As I was cutting up my fruit in preparation for this treat today, Pre-Husband asked me what I was making.
“A fruit custard cake!” I told him.
*gasp!* “Oh nooo! Not a FRUIT CAKE!”
No, no. This is not that kind of fruit cake! 😉
This is actually clafoutis — a traditional french dessert that’s “something between cake and custard,” says Sally. The fruit you use with it could be any of her suggestions: pitted cherries, sliced nectarines or peaches, or chunks of pineapple. But I happened to have a whole bag of home-grown mangoes I “gleaned” from a friend, and they were quite ripe and needing to be used up. So, mine is a Mango Custard Cake!
Fruit Custard Cake is found on page 555 of Nourishing Traditions: The Cookbook that Challenges Politically Correct Nutrition and the Diet Dictocrats by Sally Fallon.
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- 3 cups fresh fruit, such as pitted cherries, sliced nectarines or peaches, or pineapple cut into chunks
- 1⁄4 cup Rapadura
- 3 eggs
- 1⁄2 cup Rapadura
- 1⁄4 cup unbleached flour or 3 tablespoons arrowroot powder
- 1 1⁄3 cup piima cream or creme fraiche OR high quality sour cream
The recipe says to sprinkle your fruit with 1/4 cup Rapadura and set aside for a 1/2 hour. Well, my mango was already really sweet, and also really wet and juicy, so I decided to only sprinkle on only a little bit of the sucanat, and throw it onto the stove top to try to reduce some of the liquid.
Then, you put it into the oven at 250 degrees for about an hour until the fruit is “rather dry.” Mine had reduced some, and was drier, so I called it good after an hour.
Then, mix up the eggs and the 1/2 cup Rapadura until smooth.
Now, add in the flour or arrowroot powder, and the cream. Sally says that if you do not have access to high-quality (not ultra-pasteurized) cream to turn into piima cream or creme fraiche, you should use the best quality, additive-free, American-style sour cream you can find. I sadly do not have access to good cream where I live, so sour cream it was.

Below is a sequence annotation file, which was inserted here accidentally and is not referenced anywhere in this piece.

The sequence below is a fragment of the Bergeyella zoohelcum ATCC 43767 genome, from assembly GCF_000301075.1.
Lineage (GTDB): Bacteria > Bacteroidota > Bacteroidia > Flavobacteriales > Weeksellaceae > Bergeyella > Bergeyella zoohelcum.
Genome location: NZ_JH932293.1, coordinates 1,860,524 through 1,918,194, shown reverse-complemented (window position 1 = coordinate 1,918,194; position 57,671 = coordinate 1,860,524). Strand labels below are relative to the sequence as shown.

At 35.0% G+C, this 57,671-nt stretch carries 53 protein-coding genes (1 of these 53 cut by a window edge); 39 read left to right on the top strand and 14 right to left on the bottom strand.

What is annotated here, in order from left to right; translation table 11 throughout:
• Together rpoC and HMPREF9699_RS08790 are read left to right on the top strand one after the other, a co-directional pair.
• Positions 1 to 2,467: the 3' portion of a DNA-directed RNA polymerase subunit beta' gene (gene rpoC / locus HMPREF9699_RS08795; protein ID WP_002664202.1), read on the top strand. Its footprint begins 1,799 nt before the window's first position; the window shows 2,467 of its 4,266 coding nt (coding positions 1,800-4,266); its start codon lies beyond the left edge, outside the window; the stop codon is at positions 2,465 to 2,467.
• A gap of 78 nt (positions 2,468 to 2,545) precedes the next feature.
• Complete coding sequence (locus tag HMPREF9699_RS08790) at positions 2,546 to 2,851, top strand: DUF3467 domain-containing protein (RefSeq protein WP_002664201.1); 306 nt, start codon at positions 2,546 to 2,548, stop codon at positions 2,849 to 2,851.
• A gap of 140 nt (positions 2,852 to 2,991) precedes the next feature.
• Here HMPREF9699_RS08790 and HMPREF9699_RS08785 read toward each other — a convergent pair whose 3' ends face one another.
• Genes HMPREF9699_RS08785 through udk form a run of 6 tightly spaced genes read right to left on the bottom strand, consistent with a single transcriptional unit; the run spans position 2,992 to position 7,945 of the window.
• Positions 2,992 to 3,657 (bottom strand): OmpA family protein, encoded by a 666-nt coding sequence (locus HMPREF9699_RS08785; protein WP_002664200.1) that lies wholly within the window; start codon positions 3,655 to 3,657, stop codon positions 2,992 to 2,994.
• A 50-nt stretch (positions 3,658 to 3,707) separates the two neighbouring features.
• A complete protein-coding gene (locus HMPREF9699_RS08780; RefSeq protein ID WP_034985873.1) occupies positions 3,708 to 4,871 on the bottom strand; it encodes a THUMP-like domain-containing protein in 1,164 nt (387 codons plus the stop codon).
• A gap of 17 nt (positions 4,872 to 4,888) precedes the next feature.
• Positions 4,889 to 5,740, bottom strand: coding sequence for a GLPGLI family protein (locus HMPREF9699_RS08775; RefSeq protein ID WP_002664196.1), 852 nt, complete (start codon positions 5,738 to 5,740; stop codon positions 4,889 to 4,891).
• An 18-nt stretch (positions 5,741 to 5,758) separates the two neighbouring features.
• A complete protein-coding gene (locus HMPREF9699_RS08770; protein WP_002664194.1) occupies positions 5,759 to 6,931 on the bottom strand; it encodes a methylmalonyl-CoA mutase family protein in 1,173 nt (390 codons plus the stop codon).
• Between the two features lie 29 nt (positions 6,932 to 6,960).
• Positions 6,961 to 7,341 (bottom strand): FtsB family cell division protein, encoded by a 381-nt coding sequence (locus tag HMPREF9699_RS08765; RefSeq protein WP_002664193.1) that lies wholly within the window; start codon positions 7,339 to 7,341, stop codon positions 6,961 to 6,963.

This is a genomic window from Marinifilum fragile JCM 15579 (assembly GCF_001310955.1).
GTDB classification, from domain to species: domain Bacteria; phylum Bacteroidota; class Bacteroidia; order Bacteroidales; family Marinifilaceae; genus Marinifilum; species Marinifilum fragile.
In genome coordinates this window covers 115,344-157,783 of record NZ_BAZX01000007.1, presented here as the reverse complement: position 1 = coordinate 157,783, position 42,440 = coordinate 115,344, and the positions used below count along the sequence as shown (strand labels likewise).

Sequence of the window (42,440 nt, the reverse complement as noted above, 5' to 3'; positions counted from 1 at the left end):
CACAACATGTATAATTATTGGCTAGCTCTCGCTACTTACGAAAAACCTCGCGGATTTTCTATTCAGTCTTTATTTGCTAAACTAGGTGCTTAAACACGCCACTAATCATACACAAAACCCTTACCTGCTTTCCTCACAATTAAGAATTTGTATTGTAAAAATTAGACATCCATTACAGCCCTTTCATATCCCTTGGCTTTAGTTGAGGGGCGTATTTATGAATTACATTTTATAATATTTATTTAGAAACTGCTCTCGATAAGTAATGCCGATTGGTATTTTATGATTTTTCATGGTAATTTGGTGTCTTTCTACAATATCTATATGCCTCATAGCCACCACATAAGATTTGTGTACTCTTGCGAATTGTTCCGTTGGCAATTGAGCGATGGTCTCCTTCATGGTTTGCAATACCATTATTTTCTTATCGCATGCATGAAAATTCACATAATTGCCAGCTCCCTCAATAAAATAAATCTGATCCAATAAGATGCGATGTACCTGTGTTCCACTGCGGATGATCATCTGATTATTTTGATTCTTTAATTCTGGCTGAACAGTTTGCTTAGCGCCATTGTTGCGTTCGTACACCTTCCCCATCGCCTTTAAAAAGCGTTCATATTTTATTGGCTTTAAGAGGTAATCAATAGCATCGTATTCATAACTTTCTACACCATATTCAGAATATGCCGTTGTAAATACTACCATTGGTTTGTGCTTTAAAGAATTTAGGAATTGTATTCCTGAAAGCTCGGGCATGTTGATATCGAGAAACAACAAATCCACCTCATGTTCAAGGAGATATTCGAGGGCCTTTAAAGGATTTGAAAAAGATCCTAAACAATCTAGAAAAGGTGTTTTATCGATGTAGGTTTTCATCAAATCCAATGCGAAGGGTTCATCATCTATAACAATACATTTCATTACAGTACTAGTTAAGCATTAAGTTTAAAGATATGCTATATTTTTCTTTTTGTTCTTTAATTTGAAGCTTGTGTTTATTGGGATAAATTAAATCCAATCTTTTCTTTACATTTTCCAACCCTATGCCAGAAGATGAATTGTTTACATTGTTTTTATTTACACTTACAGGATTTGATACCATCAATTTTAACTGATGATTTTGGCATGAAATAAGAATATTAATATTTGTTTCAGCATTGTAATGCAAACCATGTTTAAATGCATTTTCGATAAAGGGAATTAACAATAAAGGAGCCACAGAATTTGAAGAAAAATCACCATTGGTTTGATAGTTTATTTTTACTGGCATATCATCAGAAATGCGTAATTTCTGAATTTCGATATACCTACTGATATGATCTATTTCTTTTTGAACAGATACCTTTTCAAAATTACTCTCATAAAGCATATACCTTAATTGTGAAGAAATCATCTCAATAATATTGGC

Mix together the fruit with the rest of the batter, and pour into a buttered cake pan. Sally says an “easy-remove 10 inch” pan is what you want. I just used the 9 x 13 that I had.
Bake at 350 for about an hour.
How’d it go?
My mango glop was so darn wet that I think it should have been dried out for longer than an hour. The cake turned out much more custard-y than cake-y. But that’s okay! I love me some custard.
How we liked it
Holiday fruit cake, this was not. PH approved, and I couldn’t stop eating it — so tangy and creamy and good! Probably half of my caloric intake today was my mango cake. Kind of a sugar overload, but oh well — it’s the holidays, right?! I would love to try this again with another variety of fruit.
Be sure to check out the other installments of 25 Days of Nourishing Traditions:
- Onion-Cranberry Compote
- Sweet Potato Puree
- Ginger Carrots
- Stuffed Peppers
- Turkey Stock
- Coconut Turkey Soup
- Carrots Vichy
- Breaded Whitefish
- Moussaka Eggplant Casserole
- Breaded Chicken Breasts
- Baked Custard
- Basic Dressing
- Crispy Walnuts
- Zucchini Cakes
- Roman Egg Soup
- Pineapple Vinegar
- Raisin Nut Cookies
- Roast Chicken